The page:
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Players at service academies across the United States, including Army linebacker Andre Carter II, may be prevented from playing professional sports right out of school if a bill being sent through Congress is passed.
A section of the National Defense Authorization Act states that not participating in active duty service after graduation from a service academy is considered “a breach of agreement to serve as an officer,” according to Leo Shane III and Jonathan Lehrfeld of the Military Times.
The bill says a cadet or midshipman can’t be employed as a professional athlete or otherwise until they have completed their commissioned service obligation. An explanation for authorization of the bill states:
“Service academy appointments are a zero sum game. Every appointment that goes to a graduate who does not complete his or her active-duty service obligation to pursue professional athletics could have been awarded to many other qualified young people who would have happily served their country.”
Since 2019, some athletes from service academies have been able to apply to delay their active duty requirement and pursue a career in professional sports.
Carter, a 6’7″, 260-pound linebacker, is likely to be a first-round pick in the 2023 NFL draft. The senior’s best year came in 2021 when he posted 14.5 sacks, 41 tackles, 17 tackles for loss, one interception, two pass breakups, four forced fumbles and one fumble recovery in 12 games.
This season, he had 3.5 sacks, 41 tackles, seven tackles for loss and two pass breakups in 10 games. The Black Knights finished the season 6-6.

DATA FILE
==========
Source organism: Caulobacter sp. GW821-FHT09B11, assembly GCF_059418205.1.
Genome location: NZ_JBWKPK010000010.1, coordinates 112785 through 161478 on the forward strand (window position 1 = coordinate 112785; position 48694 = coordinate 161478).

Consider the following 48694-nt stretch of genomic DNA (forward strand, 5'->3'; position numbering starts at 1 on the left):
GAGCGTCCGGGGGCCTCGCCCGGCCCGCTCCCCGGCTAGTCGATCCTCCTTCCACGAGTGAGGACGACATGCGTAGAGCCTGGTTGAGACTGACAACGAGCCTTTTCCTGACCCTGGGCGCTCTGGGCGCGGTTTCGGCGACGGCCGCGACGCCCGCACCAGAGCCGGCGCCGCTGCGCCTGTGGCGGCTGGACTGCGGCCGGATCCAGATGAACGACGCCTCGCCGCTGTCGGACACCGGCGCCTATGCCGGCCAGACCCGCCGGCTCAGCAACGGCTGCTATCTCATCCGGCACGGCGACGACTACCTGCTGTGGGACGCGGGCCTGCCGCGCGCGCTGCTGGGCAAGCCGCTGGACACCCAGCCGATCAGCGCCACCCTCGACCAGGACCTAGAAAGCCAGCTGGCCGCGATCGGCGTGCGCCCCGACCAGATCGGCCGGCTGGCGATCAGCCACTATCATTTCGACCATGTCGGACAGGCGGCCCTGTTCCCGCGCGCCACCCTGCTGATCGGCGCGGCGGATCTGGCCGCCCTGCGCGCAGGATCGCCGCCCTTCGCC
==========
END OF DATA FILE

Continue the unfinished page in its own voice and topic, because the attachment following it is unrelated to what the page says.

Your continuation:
If Carter can’t play in the NFL immediately, it would be disappointing since he has dreamed about playing professional football his entire life. While Carter declined to speak to ESPN’s Pete Thamel, his father, Andre, said Carter is “so upset.”
“He was literally, visually upset because of the uncertainty. He was not happy. When you’re in the military, everything is precise,” his father said. “To have something at the eleventh hour kind of thrown out there when you are so used to having a regiment; he’s in a fog about the whole thing.”
Army head coach Jeff Monken told Thamel the policy change isn’t fair to Carter, who could have left the service institution and played elsewhere:
“It’s not fair. It’s not fair to him. He was loyal to this team and institution. He could have left and he didn’t. He still wants to serve. It’s not that he doesn’t want to serve. He wants to pursue the NFL and play, and then serve.
“I’m 100 percent against it.”
If the bill is passed, players at service academies would need to complete two years of service before applying for an alternative service option. That could damage their chances of pursuing a career in professional sports.
The policy change could go into effect as soon as next week.
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